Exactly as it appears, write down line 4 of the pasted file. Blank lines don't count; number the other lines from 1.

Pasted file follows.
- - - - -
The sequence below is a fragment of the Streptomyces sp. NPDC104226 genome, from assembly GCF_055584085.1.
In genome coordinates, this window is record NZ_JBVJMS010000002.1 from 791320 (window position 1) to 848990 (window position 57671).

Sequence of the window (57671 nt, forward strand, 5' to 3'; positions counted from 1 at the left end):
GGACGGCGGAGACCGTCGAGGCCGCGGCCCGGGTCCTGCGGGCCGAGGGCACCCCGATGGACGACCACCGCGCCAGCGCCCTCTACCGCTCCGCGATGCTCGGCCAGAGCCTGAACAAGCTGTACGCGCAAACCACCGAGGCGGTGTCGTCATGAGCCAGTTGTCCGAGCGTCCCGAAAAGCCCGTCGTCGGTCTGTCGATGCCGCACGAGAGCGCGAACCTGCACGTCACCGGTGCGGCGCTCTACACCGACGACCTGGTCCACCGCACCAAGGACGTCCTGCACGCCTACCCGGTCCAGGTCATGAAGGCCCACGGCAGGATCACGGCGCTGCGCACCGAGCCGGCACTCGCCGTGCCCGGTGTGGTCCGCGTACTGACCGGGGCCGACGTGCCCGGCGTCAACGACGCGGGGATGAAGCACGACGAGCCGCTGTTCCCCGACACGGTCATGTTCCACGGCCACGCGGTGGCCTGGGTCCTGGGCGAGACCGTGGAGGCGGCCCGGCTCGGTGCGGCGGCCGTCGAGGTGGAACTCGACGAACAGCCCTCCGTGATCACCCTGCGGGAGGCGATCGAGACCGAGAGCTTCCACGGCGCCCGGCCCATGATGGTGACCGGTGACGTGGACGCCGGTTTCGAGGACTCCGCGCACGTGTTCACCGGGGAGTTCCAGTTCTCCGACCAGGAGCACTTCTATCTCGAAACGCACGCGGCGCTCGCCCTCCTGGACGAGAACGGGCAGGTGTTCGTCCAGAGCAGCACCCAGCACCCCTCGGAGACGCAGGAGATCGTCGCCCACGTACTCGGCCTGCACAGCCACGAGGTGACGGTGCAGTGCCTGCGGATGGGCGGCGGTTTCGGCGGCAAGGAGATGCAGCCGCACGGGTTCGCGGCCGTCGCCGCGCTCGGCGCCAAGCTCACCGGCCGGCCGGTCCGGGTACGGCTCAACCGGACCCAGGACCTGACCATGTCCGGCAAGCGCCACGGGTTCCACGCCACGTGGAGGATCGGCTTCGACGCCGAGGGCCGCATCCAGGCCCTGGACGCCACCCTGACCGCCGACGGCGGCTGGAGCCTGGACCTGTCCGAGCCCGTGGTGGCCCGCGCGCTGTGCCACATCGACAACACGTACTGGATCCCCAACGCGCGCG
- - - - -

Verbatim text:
GGACGGCGGAGACCGTCGAGGCCGCGGCCCGGGTCCTGCGGGCCGAGGGCACCCCGATGGACGACCACCGCGCCAGCGCCCTCTACCGCTCCGCGATGCTCGGCCAGAGCCTGAACAAGCTGTACGCGCAAACCACCGAGGCGGTGTCGTCATGAGCCAGTTGTCCGAGCGTCCCGAAAAGCCCGTCGTCGGTCTGTCGATGCCGCACGAGAGCGCGAACCTGCACGTCACCGGTGCGGCGCTCTACACCGACGACCTGGTCCACCGCACCAAGGACGTCCTGCACGCCTACCCGGTCCAGGTCATGAAGGCCCACGGCAGGATCACGGCGCTGCGCACCGAGCCGGCACTCGCCGTGCCCGGTGTGGTCCGCGTACTGACCGGGGCCGACGTGCCCGGCGTCAACGACGCGGGGATGAAGCACGACGAGCCGCTGTTCCCCGACACGGTCATGTTCCACGGCCACGCGGTGGCCTGGGTCCTGGGCGAGACCGTGGAGGCGGCCCGGCTCGGTGCGGCGGCCGTCGAGGTGGAACTCGACGAACAGCCCTCCGTGATCACCCTGCGGGAGGCGATCGAGACCGAGAGCTTCCACGGCGCCCGGCCCATGATGGTGACCGGTGACGTGGACGCCGGTTTCGAGGACTCCGCGCACGTGTTCACCGGGGAGTTCCAGTTCTCCGACCAGGAGCACTTCTATCTCGAAACGCACGCGGCGCTCGCCCTCCTGGACGAGAACGGGCAGGTGTTCGTCCAGAGCAGCACCCAGCACCCCTCGGAGACGCAGGAGATCGTCGCCCACGTACTCGGCCTGCACAGCCACGAGGTGACGGTGCAGTGCCTGCGGATGGGCGGCGGTTTCGGCGGCAAGGAGATGCAGCCGCACGGGTTCGCGGCCGTCGCCGCGCTCGGCGCCAAGCTCACCGGCCGGCCGGTCCGGGTACGGCTCAACCGGACCCAGGACCTGACCATGTCCGGCAAGCGCCACGGGTTCCACGCCACGTGGAGGATCGGCTTCGACGCCGAGGGCCGCATCCAGGCCCTGGACGCCACCCTGACCGCCGACGGCGGCTGGAGCCTGGACCTGTCCGAGCCCGTGGTGGCCCGCGCGCTGTGCCACATCGACAACACGTACTGGATCCCCAACGCGCGCG